Tubeless Conversion on Maxxis Holy Rollers

Tubeless Conversion on Maxxis Holy Rollers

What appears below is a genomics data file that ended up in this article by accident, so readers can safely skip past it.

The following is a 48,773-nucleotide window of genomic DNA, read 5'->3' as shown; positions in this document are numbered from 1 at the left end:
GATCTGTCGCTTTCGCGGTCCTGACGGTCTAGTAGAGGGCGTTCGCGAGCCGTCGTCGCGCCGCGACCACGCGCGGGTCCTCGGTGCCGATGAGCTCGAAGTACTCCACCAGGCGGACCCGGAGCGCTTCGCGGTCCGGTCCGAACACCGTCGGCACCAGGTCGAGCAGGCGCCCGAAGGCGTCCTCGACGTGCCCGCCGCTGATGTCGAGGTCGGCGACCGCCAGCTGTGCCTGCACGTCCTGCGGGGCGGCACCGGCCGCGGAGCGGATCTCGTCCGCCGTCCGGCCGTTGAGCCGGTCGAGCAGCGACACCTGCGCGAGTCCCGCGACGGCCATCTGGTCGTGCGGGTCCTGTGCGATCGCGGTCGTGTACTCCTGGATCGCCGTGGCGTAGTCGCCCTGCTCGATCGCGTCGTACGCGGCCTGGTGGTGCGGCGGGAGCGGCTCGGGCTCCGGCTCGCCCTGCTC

in the last month I’ve gotten quite a few frustrating pinch flats in my mountain bike it could increase the tire pressure but I’d rather just convert my bike to tube list since the main benefit is no pinch flats the last time I rode tubeless I crashed around a turn and ended up doing the walk of shame back to the trailhead I took my anger out on tubeless setups in general but the truth is that I probably could have been back up and running again had I brought a co2 so let’s give it another shot tonight we’ll be doing a tubeless conversion on my maxes holy rollers and standard non tubeless mountain bike wheels so if you’ve been reading up on Stan’s no tubes you might be saving up to three million dollars you’ll need four rim tape wheel liners valve stem sealant and injectors on the other hand if you’ve been watching bike man for you you’re digging through the trash for an old inner tube and some broken glass I like to stay somewhere in the middle of those two extremes my particular tire and rim combination has a real loose fit so I’m using some liners with valves built-in to get a tighter fit and a more reliable seal Stan’s recommends that you drill out the inner wall of your non-googlers rim with a 3/8 bit but I found that this isn’t always crucial I already did the rear wheel last night so I know that we’ll need three full wraps of Gorilla Tape around the wheel plus the rubber liner to get a tight seal building up the thickness of the original rim is a crucial step in most conversions and it’s important to do it evenly and neatly for a good seal if you can’t get your tire to seals chances are you need to build up the rim more if you’re a weight weenie you’ll be worried about adding grams of spinning weight with each wrap of tape but I don’t like to use the G word right now my main concern is stopping these pesky pinch flats so three full wraps of carefully measured gorilla tape later and I’m ready to add the rim strip a good amount of soapy water will help the rubber fall into place evenly some people claim they can do this without the soap but I’m not a fan of going in dry it’s important to make sure the rim strip is tucked under the lip of the rim all the way around and that there are no spots where the liner is stretched or thinned out it would be a shame to have to take all the apart with a sealant in so dry fitting at first will help you determine how far off you are from a perfect seal not perfect but I find that if it holds any air it’ll be fine once the seal indecision if it holds no air at all then we’ll need to add more gorilla tape under the rim strips so now we’re ready to seal this up we’ll unseat the tire at the bottom and add precisely two ounces of sealant or yeah once the sealant is in there we’ll toss the wheel around real good to coat the inside of the tire now it’s been said that you should do this with a floor pump because you need to know that the setup will be serviceable outside of a shop but there’s something really satisfying about that sound that the tire makes when it seals up so rather than cheat ourselves of that satisfying sound I’m going to use a co2 and success this one sealed up so well that actually there’s barely any sealant bubbling out I’ll let the wheel sit for a few minutes in a bunch of different positions to get the sealant everywhere but riding it is actually the best method of doing this actually since we already have soapy water and a sponge let’s do a bike wash just for the hell of it any decent mountain bike can be washed with dish soap and a sponge and then rinse lightly with a hose as opposed to blasting dirt into your bearings with a pressure washer so yeah set your host to spray not jet it’s been an hour and I don’t see any sealant bubbling out so I’d say this was a productive night thanks for watching and I’ll see you next time cat